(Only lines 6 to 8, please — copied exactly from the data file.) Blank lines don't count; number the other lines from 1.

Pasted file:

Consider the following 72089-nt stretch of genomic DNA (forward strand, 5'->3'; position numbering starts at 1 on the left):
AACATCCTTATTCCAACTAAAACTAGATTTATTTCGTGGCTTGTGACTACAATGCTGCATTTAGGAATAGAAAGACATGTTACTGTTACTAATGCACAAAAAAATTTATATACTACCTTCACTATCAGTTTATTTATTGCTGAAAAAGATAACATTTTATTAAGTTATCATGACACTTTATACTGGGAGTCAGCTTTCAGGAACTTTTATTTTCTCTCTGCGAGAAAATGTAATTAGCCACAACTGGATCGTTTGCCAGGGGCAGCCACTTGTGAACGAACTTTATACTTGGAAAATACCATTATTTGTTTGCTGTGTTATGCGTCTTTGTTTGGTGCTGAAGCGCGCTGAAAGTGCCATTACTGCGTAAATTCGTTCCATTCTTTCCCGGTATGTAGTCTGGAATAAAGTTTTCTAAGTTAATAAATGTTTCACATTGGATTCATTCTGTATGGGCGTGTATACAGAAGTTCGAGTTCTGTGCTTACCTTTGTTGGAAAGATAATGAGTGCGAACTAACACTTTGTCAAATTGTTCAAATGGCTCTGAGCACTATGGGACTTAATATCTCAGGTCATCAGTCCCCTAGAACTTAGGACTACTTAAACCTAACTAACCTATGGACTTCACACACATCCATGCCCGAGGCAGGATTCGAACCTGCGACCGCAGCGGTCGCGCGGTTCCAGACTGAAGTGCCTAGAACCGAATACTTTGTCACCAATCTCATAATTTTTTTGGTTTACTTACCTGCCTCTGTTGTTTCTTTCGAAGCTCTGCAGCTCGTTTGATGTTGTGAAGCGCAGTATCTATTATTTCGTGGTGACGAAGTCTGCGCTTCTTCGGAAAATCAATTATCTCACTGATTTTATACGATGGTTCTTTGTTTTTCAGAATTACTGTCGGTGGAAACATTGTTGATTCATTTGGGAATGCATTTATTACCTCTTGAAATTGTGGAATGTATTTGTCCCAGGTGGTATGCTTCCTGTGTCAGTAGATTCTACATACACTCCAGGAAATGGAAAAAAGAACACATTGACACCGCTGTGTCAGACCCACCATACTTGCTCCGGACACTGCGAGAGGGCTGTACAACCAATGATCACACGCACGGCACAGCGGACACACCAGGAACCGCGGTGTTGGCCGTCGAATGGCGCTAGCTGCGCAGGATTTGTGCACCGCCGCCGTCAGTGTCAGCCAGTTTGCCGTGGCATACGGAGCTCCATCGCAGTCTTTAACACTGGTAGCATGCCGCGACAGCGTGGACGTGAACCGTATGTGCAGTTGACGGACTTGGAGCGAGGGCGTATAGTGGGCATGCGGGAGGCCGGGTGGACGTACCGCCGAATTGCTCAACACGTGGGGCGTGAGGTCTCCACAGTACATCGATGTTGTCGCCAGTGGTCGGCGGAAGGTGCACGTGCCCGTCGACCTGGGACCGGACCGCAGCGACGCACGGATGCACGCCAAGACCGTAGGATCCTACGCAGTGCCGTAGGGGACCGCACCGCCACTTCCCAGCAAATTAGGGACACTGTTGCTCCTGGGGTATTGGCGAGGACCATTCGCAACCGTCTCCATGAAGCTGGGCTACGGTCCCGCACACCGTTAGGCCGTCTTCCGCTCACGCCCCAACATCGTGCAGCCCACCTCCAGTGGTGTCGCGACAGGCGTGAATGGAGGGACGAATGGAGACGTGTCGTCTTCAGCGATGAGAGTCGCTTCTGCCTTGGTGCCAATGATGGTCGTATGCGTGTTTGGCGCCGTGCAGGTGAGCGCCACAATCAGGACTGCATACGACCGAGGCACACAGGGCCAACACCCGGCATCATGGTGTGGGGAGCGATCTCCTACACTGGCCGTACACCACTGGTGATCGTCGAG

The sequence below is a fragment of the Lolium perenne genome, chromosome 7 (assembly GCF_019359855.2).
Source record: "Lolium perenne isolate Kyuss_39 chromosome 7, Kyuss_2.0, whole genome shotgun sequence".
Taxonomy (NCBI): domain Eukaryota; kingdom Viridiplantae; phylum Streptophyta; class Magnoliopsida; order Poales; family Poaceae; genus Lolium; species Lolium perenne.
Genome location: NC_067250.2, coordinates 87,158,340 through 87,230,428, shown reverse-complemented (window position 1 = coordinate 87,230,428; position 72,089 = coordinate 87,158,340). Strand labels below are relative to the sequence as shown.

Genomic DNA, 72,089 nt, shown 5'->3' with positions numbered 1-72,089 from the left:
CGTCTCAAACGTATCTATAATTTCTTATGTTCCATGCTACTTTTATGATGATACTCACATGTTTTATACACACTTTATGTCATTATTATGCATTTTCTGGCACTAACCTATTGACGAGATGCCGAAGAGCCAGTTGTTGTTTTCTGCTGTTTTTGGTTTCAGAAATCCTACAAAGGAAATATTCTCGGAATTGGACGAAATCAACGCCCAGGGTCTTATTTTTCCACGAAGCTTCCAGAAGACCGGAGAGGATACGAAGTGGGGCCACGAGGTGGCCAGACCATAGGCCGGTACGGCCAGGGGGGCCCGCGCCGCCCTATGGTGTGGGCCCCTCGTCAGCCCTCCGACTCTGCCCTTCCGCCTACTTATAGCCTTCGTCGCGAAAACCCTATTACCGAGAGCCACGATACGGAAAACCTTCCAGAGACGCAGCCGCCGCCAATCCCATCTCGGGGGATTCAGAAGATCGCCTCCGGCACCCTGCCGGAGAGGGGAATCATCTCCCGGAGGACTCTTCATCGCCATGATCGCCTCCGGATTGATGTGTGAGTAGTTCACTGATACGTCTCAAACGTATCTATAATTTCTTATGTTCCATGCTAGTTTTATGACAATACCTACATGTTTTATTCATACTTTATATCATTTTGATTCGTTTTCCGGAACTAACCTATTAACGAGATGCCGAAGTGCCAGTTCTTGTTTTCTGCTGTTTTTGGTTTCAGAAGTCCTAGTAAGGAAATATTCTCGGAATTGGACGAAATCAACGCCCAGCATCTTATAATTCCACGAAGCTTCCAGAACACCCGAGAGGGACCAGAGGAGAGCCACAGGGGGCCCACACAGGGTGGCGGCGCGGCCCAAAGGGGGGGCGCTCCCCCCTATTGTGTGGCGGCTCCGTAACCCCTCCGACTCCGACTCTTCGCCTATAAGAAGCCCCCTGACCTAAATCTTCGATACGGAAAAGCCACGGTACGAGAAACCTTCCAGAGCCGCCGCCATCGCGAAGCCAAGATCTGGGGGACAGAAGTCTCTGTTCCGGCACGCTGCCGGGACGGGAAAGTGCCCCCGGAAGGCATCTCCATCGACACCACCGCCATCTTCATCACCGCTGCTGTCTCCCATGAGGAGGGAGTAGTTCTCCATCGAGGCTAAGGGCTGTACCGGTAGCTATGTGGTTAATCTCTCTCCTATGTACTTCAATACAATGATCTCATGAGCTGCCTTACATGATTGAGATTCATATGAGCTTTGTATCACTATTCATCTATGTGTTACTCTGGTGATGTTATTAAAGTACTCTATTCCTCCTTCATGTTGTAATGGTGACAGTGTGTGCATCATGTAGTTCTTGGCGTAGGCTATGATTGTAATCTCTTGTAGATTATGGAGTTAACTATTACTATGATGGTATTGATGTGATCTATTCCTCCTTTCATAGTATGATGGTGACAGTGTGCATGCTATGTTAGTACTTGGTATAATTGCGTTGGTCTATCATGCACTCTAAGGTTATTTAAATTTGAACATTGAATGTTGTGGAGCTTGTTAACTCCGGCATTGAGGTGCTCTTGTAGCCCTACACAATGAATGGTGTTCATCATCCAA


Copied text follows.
Genome location: NC_067250.2, coordinates 87,158,340 through 87,230,428, shown reverse-complemented (window position 1 = coordinate 87,230,428; position 72,089 = coordinate 87,158,340). Strand labels below are relative to the sequence as shown.

Genomic DNA, 72,089 nt, shown 5'->3' with positions numbered 1-72,089 from the left:
CGTCTCAAACGTATCTATAATTTCTTATGTTCCATGCTACTTTTATGATGATACTCACATGTTTTATACACACTTTATGTCATTATTATGCATTTTCTGGCACTAACCTATTGACGAGATGCCGAAGAGCCAGTTGTTGTTTTCTGCTGTTTTTGGTTTCAGAAATCCTACAAAGGAAATATTCTCGGAATTGGACGAAATCAACGCCCAGGGTCTTATTTTTCCACGAAGCTTCCAGAAGACCGGAGAGGATACGAAGTGGGGCCACGAGGTGGCCAGACCATAGGCCGGTACGGCCAGGGGGGCCCGCGCCGCCCTATGGTGTGGGCCCCTCGTCAGCCCTCCGACTCTGCCCTTCCGCCTACTTATAGCCTTCGTCGCGAAAACCCTATTACCGAGAGCCACGATACGGAAAACCTTCCAGAGACGCAGCCGCCGCCAATCCCATCTCGGGGGATTCAGAAGATCGCCTCCGGCACCCTGCCGGAGAGGGGAATCATCTCCCGGAGGACTCTTCATCGCCATGATCGCCTCCGGATTGATGTGTGAGTAGTTCACTGATACGTCTCAAACGTATCTATAATTTCTTATGTTCCATGCTAGTTTTATGACAATACCTACATGTTTTATTCATACTTTATATCATTTTGATTCGTTTTCCGGAACTAACCTATTAACGAGATGCCGAAGTGCCAGTTCTTGTTTTCTGCTGTTTTTGGTTTCAGAAGTCCTAGTAAGGAAATATTCTCGGAATTGGACGAAATCAACGCCCAGCATCTTATAATTCCACGAAGCTTCCAGAACACCCGAGAGGGACCAGAGGAGAGCCACAGGGGGCCCACACAGGGTGGCGGCGCGGCCCAAAGGGGGGGCGCTCCCCCCTATTGTGTGGCGGCTCCGTAACCCCTCCGACTCCGACTCTTCGCCTATAAGAAGCCCCCTGACCTAAATCTTCGATACGGAAAAGCCACGGTACGAGAAACCTTCCAGAGCCGCCGCCATCGCGAAGCCAAGATCTGGGGGACAGAAGTCTCTGTTCCGGCACGCTGCCGGGACGGGAAAGTGCCCCCGGAAGGCATCTCCATCGACACCACCGCCATCTTCATCACCGCTGCTGTCTCCCATGAGGAGGGAGTAGTTCTCCATCGAGGCTAAGGGCTGTACCGGTAGCTATGTGGTTAATCTCTCTCCTATGTACTTCAATACAATGATCTCATGAGCTGCCTTACATGATTGAGATTCATATGAGCTTTGTATCACTATTCATCTATGTGTTACTCTGGTGATGTTATTAAAGTACTCTATTCCTCCTTCATGTTGTAATGGTGACAGTGTGTGCATCATGTAGTTCTTGGCGTAGGCTATGATTGTAATCTCTTGTAGATTATGGAGTTAACTATTACTATGATGGTATTGATGTGATCTATTCCTCCTTTCATAGTATGATGGTGACAGTGTGCATGCTATGTTAGTACTTGGTATAATTGCGTTGGTCTATCATGCACTCTAAGGTTATTTAAATTTGAACATTGAATGTTGTGGAGCTTGTTAACTCCGGCATTGAGGTGCTCTTGTAGCCCTACACAATGAATGGTGTTCATCATCCAA